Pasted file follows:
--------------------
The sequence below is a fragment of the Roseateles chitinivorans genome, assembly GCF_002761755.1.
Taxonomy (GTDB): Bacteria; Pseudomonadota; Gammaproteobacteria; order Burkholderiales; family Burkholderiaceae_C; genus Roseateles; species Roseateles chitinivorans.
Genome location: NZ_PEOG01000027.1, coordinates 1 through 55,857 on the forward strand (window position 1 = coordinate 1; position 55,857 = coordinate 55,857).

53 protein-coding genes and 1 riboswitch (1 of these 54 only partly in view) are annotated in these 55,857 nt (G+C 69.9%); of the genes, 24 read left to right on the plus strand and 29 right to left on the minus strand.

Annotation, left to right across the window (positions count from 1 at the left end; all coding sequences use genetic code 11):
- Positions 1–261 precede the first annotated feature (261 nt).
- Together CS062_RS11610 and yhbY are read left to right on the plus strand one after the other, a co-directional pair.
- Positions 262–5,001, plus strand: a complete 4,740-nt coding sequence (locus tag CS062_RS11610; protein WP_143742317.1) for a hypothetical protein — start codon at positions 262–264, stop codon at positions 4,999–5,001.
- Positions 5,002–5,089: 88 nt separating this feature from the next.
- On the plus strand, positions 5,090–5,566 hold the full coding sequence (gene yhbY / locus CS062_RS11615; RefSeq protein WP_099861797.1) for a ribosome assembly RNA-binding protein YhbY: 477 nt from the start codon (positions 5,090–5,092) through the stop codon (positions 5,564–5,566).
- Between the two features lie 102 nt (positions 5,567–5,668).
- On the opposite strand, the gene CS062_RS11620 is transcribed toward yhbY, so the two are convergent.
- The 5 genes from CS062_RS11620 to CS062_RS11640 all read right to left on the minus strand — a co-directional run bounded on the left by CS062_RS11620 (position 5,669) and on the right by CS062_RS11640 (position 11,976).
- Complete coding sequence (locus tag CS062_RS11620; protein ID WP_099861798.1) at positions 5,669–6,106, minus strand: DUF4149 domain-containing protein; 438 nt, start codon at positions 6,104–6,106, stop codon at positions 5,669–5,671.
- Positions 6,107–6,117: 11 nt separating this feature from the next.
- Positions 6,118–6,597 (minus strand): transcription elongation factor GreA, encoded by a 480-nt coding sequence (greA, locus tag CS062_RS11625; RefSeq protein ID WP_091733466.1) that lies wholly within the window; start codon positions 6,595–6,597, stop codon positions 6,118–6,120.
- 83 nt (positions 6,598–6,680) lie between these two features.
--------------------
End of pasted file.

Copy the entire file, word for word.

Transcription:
The sequence below is a fragment of the Roseateles chitinivorans genome, assembly GCF_002761755.1.
Taxonomy (GTDB): Bacteria; Pseudomonadota; Gammaproteobacteria; order Burkholderiales; family Burkholderiaceae_C; genus Roseateles; species Roseateles chitinivorans.
Genome location: NZ_PEOG01000027.1, coordinates 1 through 55,857 on the forward strand (window position 1 = coordinate 1; position 55,857 = coordinate 55,857).

53 protein-coding genes and 1 riboswitch (1 of these 54 only partly in view) are annotated in these 55,857 nt (G+C 69.9%); of the genes, 24 read left to right on the plus strand and 29 right to left on the minus strand.

Annotation, left to right across the window (positions count from 1 at the left end; all coding sequences use genetic code 11):
- Positions 1–261 precede the first annotated feature (261 nt).
- Together CS062_RS11610 and yhbY are read left to right on the plus strand one after the other, a co-directional pair.
- Positions 262–5,001, plus strand: a complete 4,740-nt coding sequence (locus tag CS062_RS11610; protein WP_143742317.1) for a hypothetical protein — start codon at positions 262–264, stop codon at positions 4,999–5,001.
- Positions 5,002–5,089: 88 nt separating this feature from the next.
- On the plus strand, positions 5,090–5,566 hold the full coding sequence (gene yhbY / locus CS062_RS11615; RefSeq protein WP_099861797.1) for a ribosome assembly RNA-binding protein YhbY: 477 nt from the start codon (positions 5,090–5,092) through the stop codon (positions 5,564–5,566).
- Between the two features lie 102 nt (positions 5,567–5,668).
- On the opposite strand, the gene CS062_RS11620 is transcribed toward yhbY, so the two are convergent.
- The 5 genes from CS062_RS11620 to CS062_RS11640 all read right to left on the minus strand — a co-directional run bounded on the left by CS062_RS11620 (position 5,669) and on the right by CS062_RS11640 (position 11,976).
- Complete coding sequence (locus tag CS062_RS11620; protein ID WP_099861798.1) at positions 5,669–6,106, minus strand: DUF4149 domain-containing protein; 438 nt, start codon at positions 6,104–6,106, stop codon at positions 5,669–5,671.
- Positions 6,107–6,117: 11 nt separating this feature from the next.
- Positions 6,118–6,597 (minus strand): transcription elongation factor GreA, encoded by a 480-nt coding sequence (greA, locus tag CS062_RS11625; RefSeq protein ID WP_091733466.1) that lies wholly within the window; start codon positions 6,595–6,597, stop codon positions 6,118–6,120.
- 83 nt (positions 6,598–6,680) lie between these two features.